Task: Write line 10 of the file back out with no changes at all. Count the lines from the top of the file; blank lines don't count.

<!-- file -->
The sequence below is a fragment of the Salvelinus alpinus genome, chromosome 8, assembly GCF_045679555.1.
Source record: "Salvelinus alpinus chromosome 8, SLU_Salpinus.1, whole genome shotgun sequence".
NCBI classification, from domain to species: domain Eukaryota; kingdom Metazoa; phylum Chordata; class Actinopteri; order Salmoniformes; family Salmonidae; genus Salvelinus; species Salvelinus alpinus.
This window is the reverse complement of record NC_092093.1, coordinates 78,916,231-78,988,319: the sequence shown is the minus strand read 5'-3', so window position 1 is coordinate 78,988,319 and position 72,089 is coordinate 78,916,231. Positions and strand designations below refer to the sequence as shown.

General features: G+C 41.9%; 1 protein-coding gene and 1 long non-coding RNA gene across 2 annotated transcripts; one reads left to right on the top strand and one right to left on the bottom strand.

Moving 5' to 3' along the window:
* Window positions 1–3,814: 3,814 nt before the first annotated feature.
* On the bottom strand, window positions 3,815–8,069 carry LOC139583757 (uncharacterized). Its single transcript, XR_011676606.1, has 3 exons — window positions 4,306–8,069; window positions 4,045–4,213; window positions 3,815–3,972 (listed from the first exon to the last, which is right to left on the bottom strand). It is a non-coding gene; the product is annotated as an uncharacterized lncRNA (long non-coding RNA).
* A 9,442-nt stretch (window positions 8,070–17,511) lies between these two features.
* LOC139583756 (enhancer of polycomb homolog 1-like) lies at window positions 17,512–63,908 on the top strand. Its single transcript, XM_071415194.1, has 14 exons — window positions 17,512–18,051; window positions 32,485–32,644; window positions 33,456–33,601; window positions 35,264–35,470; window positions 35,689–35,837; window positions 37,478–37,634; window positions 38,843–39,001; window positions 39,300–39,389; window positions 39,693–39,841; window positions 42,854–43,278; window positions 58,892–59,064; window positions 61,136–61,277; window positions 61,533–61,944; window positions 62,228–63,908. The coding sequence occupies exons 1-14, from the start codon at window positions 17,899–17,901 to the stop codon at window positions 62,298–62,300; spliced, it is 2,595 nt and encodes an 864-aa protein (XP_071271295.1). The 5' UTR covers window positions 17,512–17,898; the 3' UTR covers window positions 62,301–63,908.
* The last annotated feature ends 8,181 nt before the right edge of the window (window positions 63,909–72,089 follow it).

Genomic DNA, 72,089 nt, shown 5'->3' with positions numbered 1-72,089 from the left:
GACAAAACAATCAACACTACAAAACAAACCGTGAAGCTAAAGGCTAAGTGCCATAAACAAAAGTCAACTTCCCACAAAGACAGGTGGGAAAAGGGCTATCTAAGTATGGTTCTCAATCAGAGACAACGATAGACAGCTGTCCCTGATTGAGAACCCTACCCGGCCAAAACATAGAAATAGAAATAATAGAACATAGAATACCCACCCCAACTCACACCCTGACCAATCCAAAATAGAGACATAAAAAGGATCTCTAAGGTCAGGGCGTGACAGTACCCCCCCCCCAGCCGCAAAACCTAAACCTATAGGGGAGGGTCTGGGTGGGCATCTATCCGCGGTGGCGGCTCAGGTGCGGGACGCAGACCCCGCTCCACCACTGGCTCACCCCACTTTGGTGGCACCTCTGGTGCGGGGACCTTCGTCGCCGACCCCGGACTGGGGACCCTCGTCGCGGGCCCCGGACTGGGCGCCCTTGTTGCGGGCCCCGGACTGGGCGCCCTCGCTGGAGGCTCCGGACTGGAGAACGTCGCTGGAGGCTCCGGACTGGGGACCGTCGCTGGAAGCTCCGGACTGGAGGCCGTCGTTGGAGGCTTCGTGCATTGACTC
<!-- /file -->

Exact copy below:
* LOC139583756 (enhancer of polycomb homolog 1-like) lies at window positions 17,512–63,908 on the top strand. Its single transcript, XM_071415194.1, has 14 exons — window positions 17,512–18,051; window positions 32,485–32,644; window positions 33,456–33,601; window positions 35,264–35,470; window positions 35,689–35,837; window positions 37,478–37,634; window positions 38,843–39,001; window positions 39,300–39,389; window positions 39,693–39,841; window positions 42,854–43,278; window positions 58,892–59,064; window positions 61,136–61,277; window positions 61,533–61,944; window positions 62,228–63,908. The coding sequence occupies exons 1-14, from the start codon at window positions 17,899–17,901 to the stop codon at window positions 62,298–62,300; spliced, it is 2,595 nt and encodes an 864-aa protein (XP_071271295.1). The 5' UTR covers window positions 17,512–17,898; the 3' UTR covers window positions 62,301–63,908.